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A Better Partnership

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Apr 2021
16
April 16, 2021

Role of Employers in Safeguarding Against Workplace Violence

Within the last few weeks, multiple mass shootings have occurred in the United States. With an increased focus on these incidents, employers may be wondering what their obligations are under occupational safety and health laws to protect their employees from workplace violence. Currently, no federal or Michigan occupational safety and health standard regulates the methods to protect employees from workplace shootings. At most, the Occupational Safety and Health Administration (OSHA) has issued guidance on how to best mitigate employees’ exposure to workplace violence. That guidance can be found here. Among other information included in the guidance, OSHA outlines factors that may increase the risk of workplace violence to include, without limitation: 

  • Exchanging money with the public.

  • Working with volatile, unstable people.

  • Working late at night or in areas with high crime rates. 

Even absent a safety and health standard that directly addresses this issue, the Occupational Safety and Health Act and its Michigan counterpart contain a “General Duty” Clause, which covers most private sector employers. The General Duty Clause requires employers to provide their employees employment and a place of employment that is “Free from recognized hazards that are causing or are likely to cause [their employees] death or serious physical harm.” Notably, employers have been cited under the Clause for inadequate workplace violence standards.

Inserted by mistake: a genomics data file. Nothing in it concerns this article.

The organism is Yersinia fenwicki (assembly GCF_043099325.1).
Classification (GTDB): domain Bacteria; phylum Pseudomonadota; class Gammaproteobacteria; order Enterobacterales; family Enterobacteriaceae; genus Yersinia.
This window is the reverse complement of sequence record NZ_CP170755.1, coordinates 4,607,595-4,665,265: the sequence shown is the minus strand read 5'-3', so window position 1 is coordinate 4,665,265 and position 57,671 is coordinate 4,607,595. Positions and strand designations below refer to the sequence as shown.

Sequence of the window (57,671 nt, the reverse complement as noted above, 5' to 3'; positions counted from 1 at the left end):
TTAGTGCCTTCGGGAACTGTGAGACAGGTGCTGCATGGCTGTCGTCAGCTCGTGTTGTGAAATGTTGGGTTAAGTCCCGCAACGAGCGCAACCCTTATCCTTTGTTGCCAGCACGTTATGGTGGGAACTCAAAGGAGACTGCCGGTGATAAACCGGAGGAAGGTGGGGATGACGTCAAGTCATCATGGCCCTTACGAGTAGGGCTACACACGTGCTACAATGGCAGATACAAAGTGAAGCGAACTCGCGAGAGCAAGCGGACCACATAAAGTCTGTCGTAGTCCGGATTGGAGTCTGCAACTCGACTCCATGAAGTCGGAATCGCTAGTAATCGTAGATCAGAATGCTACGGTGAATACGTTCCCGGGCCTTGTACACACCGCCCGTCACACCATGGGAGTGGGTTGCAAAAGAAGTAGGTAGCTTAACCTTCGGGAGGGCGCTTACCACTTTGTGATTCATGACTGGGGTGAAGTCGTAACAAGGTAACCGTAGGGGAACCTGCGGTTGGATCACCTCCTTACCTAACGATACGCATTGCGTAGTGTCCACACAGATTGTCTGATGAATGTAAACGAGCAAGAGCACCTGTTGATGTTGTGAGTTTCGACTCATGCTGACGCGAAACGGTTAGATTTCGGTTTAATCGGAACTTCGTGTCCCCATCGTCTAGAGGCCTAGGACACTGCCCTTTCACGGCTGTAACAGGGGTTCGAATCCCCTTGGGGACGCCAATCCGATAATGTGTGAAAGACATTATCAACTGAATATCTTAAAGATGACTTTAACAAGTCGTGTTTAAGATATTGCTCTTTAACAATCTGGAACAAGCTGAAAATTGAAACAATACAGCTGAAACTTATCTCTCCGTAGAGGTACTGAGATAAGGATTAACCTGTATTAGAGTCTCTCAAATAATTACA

In light of employers’ potential obligations under the General Duty Clause, employers may want to consider developing protocols that address potential workplace violence. These protocols may include, among other items, workplace violence prevention plans, active shooter response policies and other policies and protocols that proactively address threatening behavior occurring in the workplace. In addition, employers should make sure employees are properly trained on these protocols. 

If you have any questions on how to best protect your employees from workplace violence, please contact Karen VanderWerff, DeAndre’ Harris or any member of Warner’s Labor and Employment Practice Group.

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